So when setting up my Origin servers in the load balancer wouldn’t it be quicker for cloudflare to connect to my origins via IPv6 ?
If an origin host has an IPv4 and IPv6 address we default to v4. No difference in speed. The happy eyes RFC (which you’re probably thinking of when you ask about speed) is a client protocol. When we do our lookup we don’t introduce a delay upon ourselves to favor v6 or v4 so it’s not a factor.
…but all other things being equal I hope we change at some point to prefer IPv6 just because.
Thanks for the reply. So my website/server/nginx does support ipv6 wouldn’t it be faster if when cloudflare gets the content from my origin for it to use ipv6 to connect to my server?
Im not quite sure about what you mean when you say you default to v4. In the load balancer setting in each origin where you input the server ip i’v put in the ipv6 ip wouldnt that force cloudflare to connect to my servers via ipv6 and would that be faster then ipv4?
If you have an entry for both an IPv6 and IPv6 address we will default to IPv4. There is no speed difference when connecting to a site over IPv4 or IPv6. If you’ve entered a v6 address alone we will use that, but it won’t be any faster or slower than the v4 equivalent address.
So if IPv6 is faster then IPv4 is still picked, as it’s the default?
At the moment, I noticed IPv4 routing is faster in most cases anyway. But this might change in the future, when network admins focus on optimizing IPv6 routing tables.
Just curious, how do you configure load balancing with IPv4 and IPv6?
I only have a field to enter one IP address, support told me to buy extra origin’s, but it seems a bit silly to have to pay more because Cloudflare didn’t implement proper dual stack A and AAAA records when using the load balancer add on.
How many origins do you have today? I implemented mine using an A and AAAA for each and just ‘named’ them server-a and server-b. The load balancer is only using DNS like functionality. It behaves enough like DNS that we show the parent record in the DNS tab, but under the covers we do enough different that the intersection/ interaction with DNS is definitely not 1 to 1 (and in most cases this is a good thing).
And I guess I should amend my former answer about choosing between IPv4 and IPv6 choices… that’s for regular DNS queries to origin where load balancing is purely percentage based round robin today. Load balancing isn’t really about speed it’s primarily about balancing load. We have additional functionality coming in the load balancing arena soon which may make that statement less true, but that was the primary focus of the feature.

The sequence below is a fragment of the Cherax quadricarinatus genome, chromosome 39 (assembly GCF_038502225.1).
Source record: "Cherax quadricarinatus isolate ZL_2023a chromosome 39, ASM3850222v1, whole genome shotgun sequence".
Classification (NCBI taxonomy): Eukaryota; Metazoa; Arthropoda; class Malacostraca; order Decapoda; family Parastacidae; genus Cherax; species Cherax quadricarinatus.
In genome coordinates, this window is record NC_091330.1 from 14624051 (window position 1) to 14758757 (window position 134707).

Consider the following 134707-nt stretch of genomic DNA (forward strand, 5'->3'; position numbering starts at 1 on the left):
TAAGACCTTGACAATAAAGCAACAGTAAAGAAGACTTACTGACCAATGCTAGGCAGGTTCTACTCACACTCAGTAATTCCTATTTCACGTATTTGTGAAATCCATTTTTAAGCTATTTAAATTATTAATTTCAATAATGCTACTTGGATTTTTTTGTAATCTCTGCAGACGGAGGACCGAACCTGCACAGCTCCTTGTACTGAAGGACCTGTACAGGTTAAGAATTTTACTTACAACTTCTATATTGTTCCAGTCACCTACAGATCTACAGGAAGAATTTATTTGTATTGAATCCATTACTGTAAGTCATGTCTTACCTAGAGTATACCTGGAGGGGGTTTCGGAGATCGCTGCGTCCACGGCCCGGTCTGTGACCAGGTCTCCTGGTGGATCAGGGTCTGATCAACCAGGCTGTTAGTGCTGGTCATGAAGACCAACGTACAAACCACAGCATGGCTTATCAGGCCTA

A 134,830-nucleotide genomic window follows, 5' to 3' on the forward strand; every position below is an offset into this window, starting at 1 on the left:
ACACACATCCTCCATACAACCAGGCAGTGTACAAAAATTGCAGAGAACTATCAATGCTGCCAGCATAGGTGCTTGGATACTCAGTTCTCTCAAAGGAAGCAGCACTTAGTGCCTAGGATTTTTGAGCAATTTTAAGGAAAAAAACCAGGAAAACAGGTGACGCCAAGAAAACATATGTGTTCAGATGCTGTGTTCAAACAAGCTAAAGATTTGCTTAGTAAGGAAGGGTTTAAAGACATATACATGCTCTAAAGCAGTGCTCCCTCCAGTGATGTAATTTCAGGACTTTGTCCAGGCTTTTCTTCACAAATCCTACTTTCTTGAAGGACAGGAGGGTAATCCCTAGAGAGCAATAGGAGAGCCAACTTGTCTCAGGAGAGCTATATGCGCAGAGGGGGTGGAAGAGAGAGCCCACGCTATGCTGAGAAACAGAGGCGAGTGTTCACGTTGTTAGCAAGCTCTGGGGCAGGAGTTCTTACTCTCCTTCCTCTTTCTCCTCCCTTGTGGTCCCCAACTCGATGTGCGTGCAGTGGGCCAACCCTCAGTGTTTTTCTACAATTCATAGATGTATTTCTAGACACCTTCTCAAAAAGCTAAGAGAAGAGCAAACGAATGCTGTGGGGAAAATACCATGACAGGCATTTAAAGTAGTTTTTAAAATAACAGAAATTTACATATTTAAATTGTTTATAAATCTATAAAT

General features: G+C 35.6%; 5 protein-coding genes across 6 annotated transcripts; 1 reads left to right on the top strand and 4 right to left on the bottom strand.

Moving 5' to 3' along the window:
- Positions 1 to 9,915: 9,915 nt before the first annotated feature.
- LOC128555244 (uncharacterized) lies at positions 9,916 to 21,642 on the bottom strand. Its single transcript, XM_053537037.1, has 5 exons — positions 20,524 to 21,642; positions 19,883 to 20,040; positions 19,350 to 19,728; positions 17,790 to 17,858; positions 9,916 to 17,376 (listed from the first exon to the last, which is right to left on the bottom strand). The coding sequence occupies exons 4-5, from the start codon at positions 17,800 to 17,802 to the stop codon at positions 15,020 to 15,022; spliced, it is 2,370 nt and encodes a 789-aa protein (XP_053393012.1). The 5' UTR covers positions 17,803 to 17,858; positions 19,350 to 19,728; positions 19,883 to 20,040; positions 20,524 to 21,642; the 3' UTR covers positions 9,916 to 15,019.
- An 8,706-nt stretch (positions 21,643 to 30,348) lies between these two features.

I have two origins.
Both origins have an A address specified in the load balancer feature.
I can’t specify an additional address (e.g. an AAAA), unless I buy extra origins and add them as a separate origin (according to the support staff).
I don’t know that it would make a difference unless the IPv4 network failed where you’re hosting. But yes today when an IP is specified for a host it’s a single IP which sort of makes sense since it’s more about balancing load than anything else.
There’s no speed difference between IPv4 and IPv6 really, it’s just an addressing protocol. There is a built in delay with some providers in looking up IPv4 addresses, but that’s a non-issue in the case of load balancing since we don’t build in any delay when we’re looking up an origin and on our edge we will advertise both an IPv6 and IPv4 address for an orange clouded record regardless of what IP scheme is used on the origin server.
The only reason I used the scheme I described above (server-a and server-b) was to weight one server heavier in my pool since today we only support equal distribution across hosts in a pool.
any plans to support weighted dns loadbalancing like dyn or ns1 on your paid plans?
Definitely on the roadmap. Not sure as to exact timing. We did recently release session affinity for LB, so the feature is under active development for sure.
awsome, thanks for the update!